Hostility toward a state income tax has always been deep in Texas, which is why Texas voters in 1993 overwhelmingly approved an amendment to the state constitution forbidding the Legislature from ever enacting a tax on personal income without the approval of Texas voters in a statewide election.
So far, we haven’t come close to having such an election.
Most school teachers and other school employees probably dislike the idea of a state income tax as much as anyone else. And I am not proposing one, at least not now, even though an income tax could reduce most teachers’ share of the state and local tax load, while forcing wealthy and super-wealthy Texans to pay more.
The average Texas teacher pays anywhere from 7 to 9 percent of his or her annual income in state and local taxes, based on household income-level calculations by the state comptroller’s office and the Center for Public Policy Priorities. Many school bus drivers and cafeteria workers pay 17 percent or more, while the average Texas millionaire pays 4 percent or less. That’s because the sales and property taxes that are the foundation of the Texas tax structure are more regressive than an income tax would be.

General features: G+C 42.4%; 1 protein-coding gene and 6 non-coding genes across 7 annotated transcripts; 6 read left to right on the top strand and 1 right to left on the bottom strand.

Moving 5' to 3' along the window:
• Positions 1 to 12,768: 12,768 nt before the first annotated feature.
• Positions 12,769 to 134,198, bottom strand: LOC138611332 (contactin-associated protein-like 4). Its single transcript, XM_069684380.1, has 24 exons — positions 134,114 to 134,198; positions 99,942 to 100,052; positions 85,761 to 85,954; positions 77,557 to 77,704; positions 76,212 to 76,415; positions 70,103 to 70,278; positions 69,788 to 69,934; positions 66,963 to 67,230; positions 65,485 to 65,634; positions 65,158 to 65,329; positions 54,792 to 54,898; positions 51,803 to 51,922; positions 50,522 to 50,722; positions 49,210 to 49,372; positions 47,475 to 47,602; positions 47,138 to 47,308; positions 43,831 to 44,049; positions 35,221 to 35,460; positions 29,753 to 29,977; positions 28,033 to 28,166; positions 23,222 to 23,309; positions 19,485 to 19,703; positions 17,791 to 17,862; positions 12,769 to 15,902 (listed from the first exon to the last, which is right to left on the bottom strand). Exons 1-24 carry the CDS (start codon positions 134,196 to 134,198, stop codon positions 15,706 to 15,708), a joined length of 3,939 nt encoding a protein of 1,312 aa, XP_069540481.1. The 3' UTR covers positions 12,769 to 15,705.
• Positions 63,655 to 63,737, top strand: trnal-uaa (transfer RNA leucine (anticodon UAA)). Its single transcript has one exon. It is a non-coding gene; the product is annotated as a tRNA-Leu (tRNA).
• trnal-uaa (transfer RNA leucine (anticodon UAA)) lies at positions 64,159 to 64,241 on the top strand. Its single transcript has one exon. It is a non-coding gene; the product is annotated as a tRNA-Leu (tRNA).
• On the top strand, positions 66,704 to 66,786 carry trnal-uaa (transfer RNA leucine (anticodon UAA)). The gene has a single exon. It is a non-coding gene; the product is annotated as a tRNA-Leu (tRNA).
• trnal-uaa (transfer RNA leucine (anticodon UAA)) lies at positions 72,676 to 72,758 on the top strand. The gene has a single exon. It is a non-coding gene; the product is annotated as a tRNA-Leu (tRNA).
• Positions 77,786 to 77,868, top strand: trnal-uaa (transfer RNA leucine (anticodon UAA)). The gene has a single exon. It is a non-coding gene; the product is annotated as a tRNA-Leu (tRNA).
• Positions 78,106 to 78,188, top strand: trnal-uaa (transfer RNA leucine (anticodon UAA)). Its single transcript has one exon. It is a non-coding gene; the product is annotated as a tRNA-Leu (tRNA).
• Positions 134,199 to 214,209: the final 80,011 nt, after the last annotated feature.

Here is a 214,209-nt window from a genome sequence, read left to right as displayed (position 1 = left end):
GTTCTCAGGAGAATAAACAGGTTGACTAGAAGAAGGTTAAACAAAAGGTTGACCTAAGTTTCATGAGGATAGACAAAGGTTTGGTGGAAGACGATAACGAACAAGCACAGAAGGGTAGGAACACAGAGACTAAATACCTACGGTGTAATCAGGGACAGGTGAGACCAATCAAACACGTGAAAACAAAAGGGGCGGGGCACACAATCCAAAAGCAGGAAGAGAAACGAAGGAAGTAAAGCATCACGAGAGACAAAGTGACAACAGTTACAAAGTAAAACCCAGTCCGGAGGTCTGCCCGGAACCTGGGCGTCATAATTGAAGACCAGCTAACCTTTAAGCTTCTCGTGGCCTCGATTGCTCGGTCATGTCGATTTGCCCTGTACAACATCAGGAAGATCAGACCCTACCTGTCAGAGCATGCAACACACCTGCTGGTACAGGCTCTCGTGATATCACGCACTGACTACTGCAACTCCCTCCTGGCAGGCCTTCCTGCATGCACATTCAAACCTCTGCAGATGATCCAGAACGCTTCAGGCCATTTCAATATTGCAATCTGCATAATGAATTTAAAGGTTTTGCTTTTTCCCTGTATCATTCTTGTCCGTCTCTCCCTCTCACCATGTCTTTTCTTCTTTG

Moreover, an income tax could provide a significant increase in funding for public education while reducing school property taxes, and, sooner rather than later, the Legislature is going to have to find more state funding for public schools or force cuts in programs. This year’s additional funding was just a down payment on what needs to come as enrollment continues to grow.
The 1993 amendment, championed by the late Lt. Gov. Bob Bullock, dedicates two-thirds of the revenue from any future income tax to reducing school property taxes and the remaining one-third to education.
Now, the current state leadership and legislative majority want to repeal the 1993 amendment. To that end, they have placed Proposition 4 on the November constitutional amendments ballot. It is unnecessary and one of the more short-sighted measures to emerge from the recent legislative session.
At present, only a legislative majority would be required to submit the income-tax issue to voters if the need for a new revenue source were to arise. Proposition 4, if adopted, would wipe out the 1993 amendment and its provisions for property tax relief and additional education funding. It also would make it much more difficult for future Legislatures to enact a personal income tax for any reason – education, transportation, health care or whatever future public need may arise.
Under Proposition 4, two-thirds of the House and the Senate would have to approve an income tax before the question could be submitted to voters. That means, even in a budgetary crisis, a minority of monied or ideological interests could exert enough political pressure on a minority of lawmakers to deprive voters of the opportunity to weigh in on a potential solution – and a fairer tax structure.
Current state leaders think it is good politics to bury the idea of a state income tax, and many voters will applaud them now. But eventually, if Proposition 4 passes, their successors will be cursing their short-sightedness. So will many educators and parents of school children.